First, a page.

Vimsite was found as a mass or a veinlet in crystalline limestone associated with gehlenite–spurrite skarns at the Fuka mine, Okayama Prefecture, Japan. Vimsite occurs as colorless to white aggregates of anhedral or prismatic transparent crystals up to 1 mm in length in association with shimazakiite, sibirskite, priceite, uralborite, calciborite, kurchatovite, and calcite. It is also formed as a 0.5 mm wide veinlet. An electron microprobe analysis of vimsite gave an empirical formula (Ca0.993Mg0.009Fe0.003Mn0.001)Σ1.006B1.996O2(OH)4 based on O = 6. The unit cell parameters are a = 10.021(3), b = 9.566(4), c = 4.447(2) Å, β = 91.231 (9)°. The calculated density is 2.523 g cm−3. The Vickers microhardness is 186–206 kg mm−2 (25 g load). It is likely that vimsite from the Fuka mine was formed by subsequent hydrothermal alteration, as with uralborite and priceite, of sibirskite produced by the hydrothermal alteration of shimazakiite.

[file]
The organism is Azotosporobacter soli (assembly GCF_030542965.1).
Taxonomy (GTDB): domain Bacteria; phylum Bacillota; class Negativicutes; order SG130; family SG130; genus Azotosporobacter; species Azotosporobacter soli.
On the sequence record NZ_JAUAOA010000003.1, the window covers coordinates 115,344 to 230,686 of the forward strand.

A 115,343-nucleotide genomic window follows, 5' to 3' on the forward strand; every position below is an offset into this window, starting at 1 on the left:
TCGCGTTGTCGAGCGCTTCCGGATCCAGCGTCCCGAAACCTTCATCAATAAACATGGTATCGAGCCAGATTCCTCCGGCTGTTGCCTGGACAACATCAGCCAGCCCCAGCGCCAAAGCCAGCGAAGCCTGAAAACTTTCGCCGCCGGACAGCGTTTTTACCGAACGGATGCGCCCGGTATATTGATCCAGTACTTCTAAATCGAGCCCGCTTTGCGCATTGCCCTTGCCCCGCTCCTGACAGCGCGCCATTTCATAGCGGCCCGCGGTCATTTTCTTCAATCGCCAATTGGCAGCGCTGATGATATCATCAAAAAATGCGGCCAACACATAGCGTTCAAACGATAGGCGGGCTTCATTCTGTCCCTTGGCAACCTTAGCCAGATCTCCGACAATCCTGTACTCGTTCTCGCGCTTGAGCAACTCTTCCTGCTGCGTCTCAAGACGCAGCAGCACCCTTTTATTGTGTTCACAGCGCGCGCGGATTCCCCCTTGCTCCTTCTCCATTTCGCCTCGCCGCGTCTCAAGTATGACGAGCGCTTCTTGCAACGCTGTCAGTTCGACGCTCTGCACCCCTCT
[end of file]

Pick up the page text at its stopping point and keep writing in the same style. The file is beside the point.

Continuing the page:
The local structure around antimony (Sb) atoms in Cretaceous–Tertiary (K–T) boundary sediments from Stevns Klint in Denmark was studied using Sb K–edge X–ray absorption fine structure (XAFS) spectroscopy to obtain information about the chemical state and coordination environment. We also performed arsenic (As) K–edge XAFS measurements. The Sb K–edge X–ray absorption near edge structure (XANES) spectrum of K–T boundary sediments was compared with those of various kinds of reference Sb minerals, such as Sb sulfides and Sb5+ complex oxides, and soils containing ferrihydrite (schwertmannite), Sb2O3, and Sb2O5. The XANES pattern and threshold energy of K–T boundary sediments are similar to those of ferrihydrite (schwertmannite) soil samples. There is no chemical shift in the threshold energies among K–T boundary sediments, Sb5+ oxide complex minerals, and Sb2O5. In As XAFS analyses, the threshold energy of K–T boundary sediments is approximately similar to those of As5+ minerals, and the XANES pattern of K–T boundary sediments is almost similar to those of ferrihydrite (schwertmannite) soil samples. The oxidation states of Sb and As of K–T boundary sediments are estimated to be Sb5+ and As5+, respectively. Sb and As in K–T boundary sediments are coordinated with oxide ions, and Sb and As exist in the same local structure positions as Sb and As in ferrihydrite (schwertmannite). The XANES spectra and radial structure function for Sb atoms also showed that Sb in K–T boundary sediments is stored in a SbO6 octahedral coordination environment. The Sb–O interatomic distance in the K–T boundary sediments sample is 1.99(1) Å. Abundant ferric hydroxides occur in K–T boundary sediments. Sb is considered to be coprecipitated with As and Fe ions, and Sb and As in K–T boundary sediments are incorporated in low crystalline ferrihydrite (schwertmannite) throughout precipitation and sedimentation. The environment at K–T boundary sediments resembles that of soil contaminated by Sb and As in local areas at the present age. However, in an unusual environment, such as widely distributed K–T boundary sediments in the world, unusually high concentrations of Sb5+ and As5+ could become an index of the soiling of the global environment with dust and ashes derived from asteroid impact ejecta falls.